Friday, October 23, 2009

Getting to Know Us: Melissa J.

Melissa Jeffrey
Adult Services Librarian, Southwest

I started reading fairly early and devoured everything I could find. My family used the library because there was no way we could afford the amount that I read. In fact, when I was 14 years old, my mother made me give away 500 of my own books (I still had about 2000 left). Nowadays my personal collection is much smaller, in part because I only keep books that are important to me, and also in part because I know how heavy 40 boxes of books are to move from place to place! In spite of that I still manage to have more books than shelf space. Which is just one of the reasons the library is so important to me.

I probably read about 50% non-fiction, 50% fiction. I enjoy cooking, history, and all of the craft books. I have also been known to read offbeat non-fiction books on esoteric subjects. When I'm at home, you can catch me baking bread, reading to my kids, or playing video games. I'm firmly stuck in the generation that grew up with Atari and Nintendo and have graduated to the Xbox 360. My kids say I'm a clean freak, but only by a boy's definition of clean. At work, I am acknowledged as knowing a bit about science fiction, genealogy, and romance novels. Above you can see me in one of two gardens at the Southwest Branch.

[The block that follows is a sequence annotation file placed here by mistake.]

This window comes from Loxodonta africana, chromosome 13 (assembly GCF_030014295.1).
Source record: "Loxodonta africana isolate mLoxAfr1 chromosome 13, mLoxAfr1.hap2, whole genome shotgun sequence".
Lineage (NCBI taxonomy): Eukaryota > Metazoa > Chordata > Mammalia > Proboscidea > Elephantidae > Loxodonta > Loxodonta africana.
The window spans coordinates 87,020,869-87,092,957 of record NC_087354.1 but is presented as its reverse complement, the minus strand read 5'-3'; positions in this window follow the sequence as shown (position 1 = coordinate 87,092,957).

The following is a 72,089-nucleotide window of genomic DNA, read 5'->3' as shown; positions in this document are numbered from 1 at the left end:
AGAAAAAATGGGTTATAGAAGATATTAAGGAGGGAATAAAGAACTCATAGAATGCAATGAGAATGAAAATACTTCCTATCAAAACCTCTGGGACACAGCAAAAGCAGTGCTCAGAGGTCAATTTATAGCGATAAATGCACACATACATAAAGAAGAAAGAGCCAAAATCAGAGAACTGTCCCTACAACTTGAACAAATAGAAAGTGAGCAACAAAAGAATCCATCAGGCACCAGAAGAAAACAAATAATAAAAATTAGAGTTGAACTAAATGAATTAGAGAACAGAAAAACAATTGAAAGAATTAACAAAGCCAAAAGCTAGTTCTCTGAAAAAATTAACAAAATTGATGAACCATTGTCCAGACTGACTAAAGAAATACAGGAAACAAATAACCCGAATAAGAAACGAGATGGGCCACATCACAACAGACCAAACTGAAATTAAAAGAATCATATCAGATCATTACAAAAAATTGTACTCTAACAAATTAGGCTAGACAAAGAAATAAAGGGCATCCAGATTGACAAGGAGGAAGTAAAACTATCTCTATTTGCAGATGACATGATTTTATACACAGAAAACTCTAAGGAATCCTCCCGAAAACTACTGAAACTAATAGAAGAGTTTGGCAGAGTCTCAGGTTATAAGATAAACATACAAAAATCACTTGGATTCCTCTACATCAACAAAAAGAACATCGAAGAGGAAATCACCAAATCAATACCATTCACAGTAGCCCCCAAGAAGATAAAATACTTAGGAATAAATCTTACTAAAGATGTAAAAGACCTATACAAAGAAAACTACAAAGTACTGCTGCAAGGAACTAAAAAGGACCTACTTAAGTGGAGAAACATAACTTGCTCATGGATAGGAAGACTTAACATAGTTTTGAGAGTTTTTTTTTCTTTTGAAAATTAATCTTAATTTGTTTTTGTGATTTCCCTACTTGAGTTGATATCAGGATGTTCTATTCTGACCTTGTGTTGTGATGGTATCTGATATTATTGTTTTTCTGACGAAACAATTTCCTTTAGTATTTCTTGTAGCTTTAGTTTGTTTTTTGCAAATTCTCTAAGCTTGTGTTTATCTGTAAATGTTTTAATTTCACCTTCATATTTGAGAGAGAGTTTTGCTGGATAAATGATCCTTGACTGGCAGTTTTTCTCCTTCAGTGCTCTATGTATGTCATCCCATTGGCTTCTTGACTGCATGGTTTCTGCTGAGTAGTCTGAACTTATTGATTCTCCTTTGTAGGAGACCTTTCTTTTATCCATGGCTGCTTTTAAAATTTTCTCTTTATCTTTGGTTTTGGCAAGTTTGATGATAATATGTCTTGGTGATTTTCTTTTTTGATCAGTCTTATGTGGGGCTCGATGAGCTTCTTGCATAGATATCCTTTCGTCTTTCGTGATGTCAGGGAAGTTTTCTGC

Book Favorites
by Jude Deveraux
Brief Lives

by Neil Gaiman

by Charlotte Bronte
Salt: A
World History

by Mark Kurlansky

Movie Favorites

Music Favorites
Foo Fighters


Wednesday, October 21, 2009

Good Grounds For Books - October Meeting

Another great meeting of the Good Grounds for Books club. We frequently have new members and visitors, which makes for a great mix of books to talk about. Third Wednesday of each month at 11 a.m. Free coffee and biscotti!

Eye of the Needle by Ken Follett
The Red-headed Princess by Ann Rinaldi
Generosity: an enhancement by Richard Powers

Stitches: a memoir by David Small

Dark Places by Gillian Flynn
The Horse Boy: a father’s quest to heal his son by Rupert Isaacson

The Webpage Design Cookbook by William Horton
HTML, XHTML & CSS for Dummies by Ed Tittel

Missing Mark by Julie Kramer

Official Book Club Selection by Kathy Griffin
A Big Little Life by Dean Koontz

Harriet Tubman: conductor on the underground railroad by

South of Broad by Pat Conroy
Anna’s Waltz by Vonnie Kaufman

The Maytrees by Annie Dillard
An American Childhood by Annie Dillard
12 Mighty Orphans by Jim Dent

Saturday, October 17, 2009

October is... Vegeterian Awareness Month

Even though October is half over you can still get in on the fun of Vegetarian Awareness Month! For two years in college, I was a vegetarian and ate no meat. While those were some of the healthiest years in my life, my family likes meat too much for me to stop making it at meals. But in honor of Vegetarian Awareness Month, I present to you the world of vegetarianism. It saves money, helps health, and tastes good! Making a vegetarian meal is as simple as not putting meat in the spaghetti sauce or making bean tacos instead of spending extra on that lean beef. If you have a garden, its even easier (and cheaper!) to go vegetarian every other meal or so. I've even hid tofu in some of my family's meals, but for beginners you might stick to some of these books and websites I've found useful.